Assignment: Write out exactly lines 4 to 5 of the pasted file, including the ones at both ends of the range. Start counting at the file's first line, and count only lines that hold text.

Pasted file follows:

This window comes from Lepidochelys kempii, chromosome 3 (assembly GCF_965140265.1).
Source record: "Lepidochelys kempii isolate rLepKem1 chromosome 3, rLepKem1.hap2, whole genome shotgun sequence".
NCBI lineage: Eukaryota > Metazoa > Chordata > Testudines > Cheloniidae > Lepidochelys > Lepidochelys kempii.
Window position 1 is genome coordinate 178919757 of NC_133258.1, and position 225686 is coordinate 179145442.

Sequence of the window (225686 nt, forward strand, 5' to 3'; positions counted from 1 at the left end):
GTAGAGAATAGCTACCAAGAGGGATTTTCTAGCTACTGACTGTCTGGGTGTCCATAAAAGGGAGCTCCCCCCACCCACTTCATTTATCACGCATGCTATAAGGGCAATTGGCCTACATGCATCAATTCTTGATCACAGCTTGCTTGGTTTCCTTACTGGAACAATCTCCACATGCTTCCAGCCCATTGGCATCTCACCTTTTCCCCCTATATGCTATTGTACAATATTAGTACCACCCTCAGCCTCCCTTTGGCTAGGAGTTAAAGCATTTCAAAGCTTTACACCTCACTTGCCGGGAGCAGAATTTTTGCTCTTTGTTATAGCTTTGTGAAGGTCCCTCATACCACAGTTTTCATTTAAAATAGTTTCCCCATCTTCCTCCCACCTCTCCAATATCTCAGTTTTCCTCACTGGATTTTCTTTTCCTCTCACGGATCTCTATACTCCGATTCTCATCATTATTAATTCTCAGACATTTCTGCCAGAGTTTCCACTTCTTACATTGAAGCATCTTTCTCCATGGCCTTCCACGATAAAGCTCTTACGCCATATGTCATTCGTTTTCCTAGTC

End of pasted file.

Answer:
Window position 1 is genome coordinate 178919757 of NC_133258.1, and position 225686 is coordinate 179145442.

Sequence of the window (225686 nt, forward strand, 5' to 3'; positions counted from 1 at the left end):